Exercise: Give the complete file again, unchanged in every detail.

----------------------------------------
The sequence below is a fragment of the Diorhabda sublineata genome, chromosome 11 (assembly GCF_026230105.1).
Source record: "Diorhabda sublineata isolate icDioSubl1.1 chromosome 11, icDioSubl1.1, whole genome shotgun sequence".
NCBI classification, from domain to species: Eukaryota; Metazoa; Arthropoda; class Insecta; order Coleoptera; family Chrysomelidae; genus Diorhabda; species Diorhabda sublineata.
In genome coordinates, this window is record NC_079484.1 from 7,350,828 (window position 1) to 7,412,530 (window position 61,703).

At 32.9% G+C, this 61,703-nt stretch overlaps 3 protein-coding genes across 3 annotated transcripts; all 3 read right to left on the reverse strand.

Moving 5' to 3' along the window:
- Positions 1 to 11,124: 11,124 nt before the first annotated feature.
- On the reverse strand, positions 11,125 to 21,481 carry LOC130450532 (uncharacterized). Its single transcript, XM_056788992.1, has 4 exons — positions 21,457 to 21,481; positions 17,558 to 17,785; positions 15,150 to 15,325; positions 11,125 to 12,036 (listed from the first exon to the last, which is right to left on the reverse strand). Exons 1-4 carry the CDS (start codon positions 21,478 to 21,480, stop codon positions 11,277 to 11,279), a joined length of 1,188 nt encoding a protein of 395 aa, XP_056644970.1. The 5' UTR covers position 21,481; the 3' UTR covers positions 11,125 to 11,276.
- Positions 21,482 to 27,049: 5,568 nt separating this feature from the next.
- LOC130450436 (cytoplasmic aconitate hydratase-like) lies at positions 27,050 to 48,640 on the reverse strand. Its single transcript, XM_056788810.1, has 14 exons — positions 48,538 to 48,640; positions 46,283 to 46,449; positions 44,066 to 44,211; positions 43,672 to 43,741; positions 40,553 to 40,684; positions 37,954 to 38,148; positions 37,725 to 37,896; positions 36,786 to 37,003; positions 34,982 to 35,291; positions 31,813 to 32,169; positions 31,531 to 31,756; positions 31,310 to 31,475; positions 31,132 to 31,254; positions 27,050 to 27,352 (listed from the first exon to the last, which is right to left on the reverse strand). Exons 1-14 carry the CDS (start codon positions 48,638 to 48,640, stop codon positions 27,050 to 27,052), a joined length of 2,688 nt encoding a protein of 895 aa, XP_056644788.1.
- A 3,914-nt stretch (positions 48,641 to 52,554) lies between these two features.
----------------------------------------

The sequence below is a fragment of the Diorhabda sublineata genome, chromosome 11 (assembly GCF_026230105.1).
Source record: "Diorhabda sublineata isolate icDioSubl1.1 chromosome 11, icDioSubl1.1, whole genome shotgun sequence".
NCBI classification, from domain to species: Eukaryota; Metazoa; Arthropoda; class Insecta; order Coleoptera; family Chrysomelidae; genus Diorhabda; species Diorhabda sublineata.
In genome coordinates, this window is record NC_079484.1 from 7,350,828 (window position 1) to 7,412,530 (window position 61,703).

At 32.9% G+C, this 61,703-nt stretch overlaps 3 protein-coding genes across 3 annotated transcripts; all 3 read right to left on the reverse strand.

Moving 5' to 3' along the window:
- Positions 1 to 11,124: 11,124 nt before the first annotated feature.
- On the reverse strand, positions 11,125 to 21,481 carry LOC130450532 (uncharacterized). Its single transcript, XM_056788992.1, has 4 exons — positions 21,457 to 21,481; positions 17,558 to 17,785; positions 15,150 to 15,325; positions 11,125 to 12,036 (listed from the first exon to the last, which is right to left on the reverse strand). Exons 1-4 carry the CDS (start codon positions 21,478 to 21,480, stop codon positions 11,277 to 11,279), a joined length of 1,188 nt encoding a protein of 395 aa, XP_056644970.1. The 5' UTR covers position 21,481; the 3' UTR covers positions 11,125 to 11,276.
- Positions 21,482 to 27,049: 5,568 nt separating this feature from the next.
- LOC130450436 (cytoplasmic aconitate hydratase-like) lies at positions 27,050 to 48,640 on the reverse strand. Its single transcript, XM_056788810.1, has 14 exons — positions 48,538 to 48,640; positions 46,283 to 46,449; positions 44,066 to 44,211; positions 43,672 to 43,741; positions 40,553 to 40,684; positions 37,954 to 38,148; positions 37,725 to 37,896; positions 36,786 to 37,003; positions 34,982 to 35,291; positions 31,813 to 32,169; positions 31,531 to 31,756; positions 31,310 to 31,475; positions 31,132 to 31,254; positions 27,050 to 27,352 (listed from the first exon to the last, which is right to left on the reverse strand). Exons 1-14 carry the CDS (start codon positions 48,638 to 48,640, stop codon positions 27,050 to 27,052), a joined length of 2,688 nt encoding a protein of 895 aa, XP_056644788.1.
- A 3,914-nt stretch (positions 48,641 to 52,554) lies between these two features.